Four hundred years ago southeastern Virginia was home to Algonquianspeaking Indians collectively known as Powhatans, named after the leader Powhatan, who ruled most of them including the Nansemonds. According to Dr. Helen C. Rountree, professor emerita of anthropology at Old Dominion University, people have been living in this region for at least 15,000 years. The Nansemonds’ ancestors may have moved in as early as A.D. 200.

Rountree, a leading authority on Virginia Indians, fi lls us in on their early history. She credits the “moccasin telegraph” with spreading word in 1585/86 that strangers from the settlement on Roanoke Island, N.C., were staying with the Chesapeake Indians, probably around the Lynnhaven Inlet.

Bright, treasurer of the Nansemond Indian Tribal Association and the tribe genealogist, agrees that refugees from the doomed Lost Colony probably sought shelter with the friendly Chesapeakes. According to tradition, Bright says, Powhatan misinterpreted an oracle’s warning that trouble coming from the East referred to the Chesapeakes and ordered his brother to raise a force to obliterate them. That army may have included Nansemonds who could have taken some of the lost colonists captive.

The Nansemonds’ first meeting with Captain John Smith in 1608 is better documented—and at least twice by the Captain. In his first account of their meeting Smith describes the Indians as friendly, but by 1624, when the English were at war with the Indians, Smith wrote of the 1608 meeting as an encounter with hostile Nansemonds from whom he forcefully seized corn to supply the settlers. The English further triggered hostilities in 1609 when they invaded the Nansemonds’ sacred grounds and storehouse on an island in the Nansemond River. It was a bloody confrontation.

The Nansemonds, at the time of their first experiences with the English, numbered about 1200 and lived along the Nansemond River in villages of scattered longhouses (not teepees) and fi elds. They raised corn, beans and squash, supplementing their crops with wild edible plants, game, fi sh and shellfi sh. They moved their houses and crops every three or four years as the old fi elds played out. Because the Nansemonds lived from the earth, with mostly biodegradable household goods, only limited artifacts have been found in the archaeological sites up and down the waterways.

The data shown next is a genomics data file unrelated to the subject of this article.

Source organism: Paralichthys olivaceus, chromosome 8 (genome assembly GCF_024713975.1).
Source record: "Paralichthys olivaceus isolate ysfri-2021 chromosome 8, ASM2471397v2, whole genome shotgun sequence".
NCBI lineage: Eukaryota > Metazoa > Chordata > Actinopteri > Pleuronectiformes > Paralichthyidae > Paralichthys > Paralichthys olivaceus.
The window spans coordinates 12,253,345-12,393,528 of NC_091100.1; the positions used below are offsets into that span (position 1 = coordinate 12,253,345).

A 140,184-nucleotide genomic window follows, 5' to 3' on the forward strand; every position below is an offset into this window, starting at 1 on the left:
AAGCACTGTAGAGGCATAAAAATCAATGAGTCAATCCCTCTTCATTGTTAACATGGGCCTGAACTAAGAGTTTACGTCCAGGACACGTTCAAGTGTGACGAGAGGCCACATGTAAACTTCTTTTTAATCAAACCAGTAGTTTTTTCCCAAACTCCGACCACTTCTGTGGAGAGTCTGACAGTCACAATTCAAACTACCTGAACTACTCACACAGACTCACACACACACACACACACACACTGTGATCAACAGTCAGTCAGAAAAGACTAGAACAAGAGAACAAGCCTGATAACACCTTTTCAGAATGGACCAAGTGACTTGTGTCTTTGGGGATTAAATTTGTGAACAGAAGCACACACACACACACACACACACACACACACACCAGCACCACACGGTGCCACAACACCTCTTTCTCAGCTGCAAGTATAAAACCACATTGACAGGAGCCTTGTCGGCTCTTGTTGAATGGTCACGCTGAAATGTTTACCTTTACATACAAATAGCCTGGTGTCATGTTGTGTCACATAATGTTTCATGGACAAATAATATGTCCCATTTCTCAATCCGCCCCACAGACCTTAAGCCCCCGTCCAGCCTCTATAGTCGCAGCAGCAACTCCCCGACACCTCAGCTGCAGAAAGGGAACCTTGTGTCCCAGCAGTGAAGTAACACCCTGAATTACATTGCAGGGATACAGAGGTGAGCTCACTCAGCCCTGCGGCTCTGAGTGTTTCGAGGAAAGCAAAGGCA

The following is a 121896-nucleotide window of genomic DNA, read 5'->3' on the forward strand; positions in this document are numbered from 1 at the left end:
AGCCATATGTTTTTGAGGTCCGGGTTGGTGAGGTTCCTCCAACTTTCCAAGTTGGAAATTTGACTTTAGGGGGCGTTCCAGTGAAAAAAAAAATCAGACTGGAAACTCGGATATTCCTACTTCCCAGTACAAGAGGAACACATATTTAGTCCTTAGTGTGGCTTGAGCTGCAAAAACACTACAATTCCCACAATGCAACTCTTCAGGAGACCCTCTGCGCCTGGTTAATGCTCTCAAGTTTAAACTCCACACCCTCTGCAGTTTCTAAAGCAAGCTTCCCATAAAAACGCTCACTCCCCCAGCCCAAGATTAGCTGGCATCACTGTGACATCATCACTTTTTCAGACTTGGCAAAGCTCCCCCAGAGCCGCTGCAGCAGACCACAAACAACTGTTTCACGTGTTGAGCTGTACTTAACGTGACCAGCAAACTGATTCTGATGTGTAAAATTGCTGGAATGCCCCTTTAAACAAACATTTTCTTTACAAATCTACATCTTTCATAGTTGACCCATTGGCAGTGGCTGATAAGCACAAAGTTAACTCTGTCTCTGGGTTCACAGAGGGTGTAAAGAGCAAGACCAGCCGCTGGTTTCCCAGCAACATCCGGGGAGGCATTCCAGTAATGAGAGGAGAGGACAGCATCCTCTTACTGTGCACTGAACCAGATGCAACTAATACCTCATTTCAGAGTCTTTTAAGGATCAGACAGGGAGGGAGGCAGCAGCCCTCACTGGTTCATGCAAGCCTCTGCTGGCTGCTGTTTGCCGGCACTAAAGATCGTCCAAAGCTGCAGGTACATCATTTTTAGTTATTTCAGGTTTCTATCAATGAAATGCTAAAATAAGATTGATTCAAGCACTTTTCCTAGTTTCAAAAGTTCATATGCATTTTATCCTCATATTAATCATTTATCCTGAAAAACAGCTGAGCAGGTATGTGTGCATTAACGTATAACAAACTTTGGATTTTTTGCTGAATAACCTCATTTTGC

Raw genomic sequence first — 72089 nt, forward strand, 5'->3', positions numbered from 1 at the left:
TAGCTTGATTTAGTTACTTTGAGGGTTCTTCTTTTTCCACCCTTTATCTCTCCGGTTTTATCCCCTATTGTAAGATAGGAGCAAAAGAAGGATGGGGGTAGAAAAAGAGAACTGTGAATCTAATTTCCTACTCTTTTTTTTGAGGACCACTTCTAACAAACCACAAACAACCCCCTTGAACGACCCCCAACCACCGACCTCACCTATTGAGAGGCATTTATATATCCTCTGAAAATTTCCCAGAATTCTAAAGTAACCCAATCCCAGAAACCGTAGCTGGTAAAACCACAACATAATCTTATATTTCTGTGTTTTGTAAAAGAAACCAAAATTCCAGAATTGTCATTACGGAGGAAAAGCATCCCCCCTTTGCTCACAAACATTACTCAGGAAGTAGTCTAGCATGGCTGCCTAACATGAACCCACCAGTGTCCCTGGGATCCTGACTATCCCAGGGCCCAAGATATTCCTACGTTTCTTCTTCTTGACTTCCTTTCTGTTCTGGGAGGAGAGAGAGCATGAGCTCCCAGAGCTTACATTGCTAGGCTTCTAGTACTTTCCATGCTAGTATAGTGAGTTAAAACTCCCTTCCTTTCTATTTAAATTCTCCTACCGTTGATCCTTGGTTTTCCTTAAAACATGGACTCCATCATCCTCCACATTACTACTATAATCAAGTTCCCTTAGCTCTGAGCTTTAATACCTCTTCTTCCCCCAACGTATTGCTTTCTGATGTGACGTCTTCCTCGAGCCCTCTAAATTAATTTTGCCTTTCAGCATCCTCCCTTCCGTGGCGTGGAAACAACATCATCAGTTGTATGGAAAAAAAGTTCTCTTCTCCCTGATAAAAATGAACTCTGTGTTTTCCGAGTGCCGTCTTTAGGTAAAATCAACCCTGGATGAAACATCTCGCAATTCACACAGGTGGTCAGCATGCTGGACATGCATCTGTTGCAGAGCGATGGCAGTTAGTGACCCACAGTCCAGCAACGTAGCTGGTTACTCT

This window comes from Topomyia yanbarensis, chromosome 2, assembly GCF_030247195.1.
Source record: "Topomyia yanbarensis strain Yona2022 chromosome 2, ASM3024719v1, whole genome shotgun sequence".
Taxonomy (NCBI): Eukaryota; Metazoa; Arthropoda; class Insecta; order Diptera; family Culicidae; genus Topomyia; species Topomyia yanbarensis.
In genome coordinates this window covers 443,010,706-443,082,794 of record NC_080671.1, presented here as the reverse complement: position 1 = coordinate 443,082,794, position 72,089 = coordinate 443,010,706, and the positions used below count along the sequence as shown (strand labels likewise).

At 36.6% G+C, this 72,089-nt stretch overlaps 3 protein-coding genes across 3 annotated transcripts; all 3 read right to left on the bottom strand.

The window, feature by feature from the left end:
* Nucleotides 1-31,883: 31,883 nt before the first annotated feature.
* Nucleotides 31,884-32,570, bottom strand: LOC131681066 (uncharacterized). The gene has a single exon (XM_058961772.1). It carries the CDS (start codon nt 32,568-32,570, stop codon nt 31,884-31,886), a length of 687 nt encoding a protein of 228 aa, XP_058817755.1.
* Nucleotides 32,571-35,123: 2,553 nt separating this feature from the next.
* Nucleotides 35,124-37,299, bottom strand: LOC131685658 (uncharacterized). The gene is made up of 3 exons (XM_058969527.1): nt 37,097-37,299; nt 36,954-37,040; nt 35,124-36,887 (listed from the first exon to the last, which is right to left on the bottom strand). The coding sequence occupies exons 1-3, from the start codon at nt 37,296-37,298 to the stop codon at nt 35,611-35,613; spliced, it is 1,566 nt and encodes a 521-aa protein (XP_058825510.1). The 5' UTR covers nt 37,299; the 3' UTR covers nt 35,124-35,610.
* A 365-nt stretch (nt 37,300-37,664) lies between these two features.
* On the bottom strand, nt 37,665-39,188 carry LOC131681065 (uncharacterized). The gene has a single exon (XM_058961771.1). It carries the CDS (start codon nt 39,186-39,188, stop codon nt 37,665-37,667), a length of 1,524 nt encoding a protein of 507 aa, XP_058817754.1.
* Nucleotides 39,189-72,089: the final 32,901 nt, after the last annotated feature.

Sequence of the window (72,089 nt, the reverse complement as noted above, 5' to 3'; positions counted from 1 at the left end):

“There’s no word in any Indian language for ‘land ownership,’” Bass says, explaining that the Indians used and respected the land but never owned it.

When the 1622 Indian War, sparked by the English seizing Indian lands on the upper James River, broke out the Nansemonds fought in loyalty to the other tribes and had their own lands raided in retribution. By the end of the war English were moving into Nansemond territory as well, lured by the “headright” system that entitled any Englishman to 50 acres for each English person he transported to the new world— with no payment to the Indians who were on the land.

Some of the Nansemonds befriended the English and converted to Christianity, including the chief’s daughter Elizabeth, who married John Bass, an English preacher, in 1638. The contemporary Nansemonds trace their ancestry to them.

About 10 years later, the tribe split. The Nansemonds who were hostile to the English moved fi rst to Sussex and later to Southampton County and eventually faded away. The remaining Nansemonds fled the encroaching English settlement to farm the fringes of the Dismal Swamp, now Chesapeake, and gradually adjust to the English way of life. Some of their descendants still live there, but more have moved into the other cities of Hampton Roads or scattered across the country.

“We were fortunate to be Christianized,” says Bass, who still lives in rural Chesapeake. “We survived.”

The General Assembly, in 1833, allowed qualified Indians to carry papers certifying their Indian/English descent, but the tribe continued their low profile during the days of slavery and segregation.